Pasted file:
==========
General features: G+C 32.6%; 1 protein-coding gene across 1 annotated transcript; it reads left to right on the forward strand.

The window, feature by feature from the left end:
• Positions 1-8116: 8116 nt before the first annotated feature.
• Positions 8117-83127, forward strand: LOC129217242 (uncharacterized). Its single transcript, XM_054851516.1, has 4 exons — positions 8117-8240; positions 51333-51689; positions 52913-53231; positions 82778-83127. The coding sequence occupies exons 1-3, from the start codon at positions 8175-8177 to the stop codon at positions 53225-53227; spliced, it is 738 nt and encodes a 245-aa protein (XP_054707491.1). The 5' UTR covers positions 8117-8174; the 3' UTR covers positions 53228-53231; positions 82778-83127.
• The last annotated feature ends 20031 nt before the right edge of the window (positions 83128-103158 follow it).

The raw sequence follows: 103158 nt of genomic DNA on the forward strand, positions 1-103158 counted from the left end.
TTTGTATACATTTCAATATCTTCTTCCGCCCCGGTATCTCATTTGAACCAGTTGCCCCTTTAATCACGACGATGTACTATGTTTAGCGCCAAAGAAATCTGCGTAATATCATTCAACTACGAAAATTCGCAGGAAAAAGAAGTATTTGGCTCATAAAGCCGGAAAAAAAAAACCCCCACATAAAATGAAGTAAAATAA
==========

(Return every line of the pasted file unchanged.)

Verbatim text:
General features: G+C 32.6%; 1 protein-coding gene across 1 annotated transcript; it reads left to right on the forward strand.

The window, feature by feature from the left end:
• Positions 1-8116: 8116 nt before the first annotated feature.
• Positions 8117-83127, forward strand: LOC129217242 (uncharacterized). Its single transcript, XM_054851516.1, has 4 exons — positions 8117-8240; positions 51333-51689; positions 52913-53231; positions 82778-83127. The coding sequence occupies exons 1-3, from the start codon at positions 8175-8177 to the stop codon at positions 53225-53227; spliced, it is 738 nt and encodes a 245-aa protein (XP_054707491.1). The 5' UTR covers positions 8117-8174; the 3' UTR covers positions 53228-53231; positions 82778-83127.
• The last annotated feature ends 20031 nt before the right edge of the window (positions 83128-103158 follow it).

The raw sequence follows: 103158 nt of genomic DNA on the forward strand, positions 1-103158 counted from the left end.
TTTGTATACATTTCAATATCTTCTTCCGCCCCGGTATCTCATTTGAACCAGTTGCCCCTTTAATCACGACGATGTACTATGTTTAGCGCCAAAGAAATCTGCGTAATATCATTCAACTACGAAAATTCGCAGGAAAAAGAAGTATTTGGCTCATAAAGCCGGAAAAAAAAAACCCCCACATAAAATGAAGTAAAATAA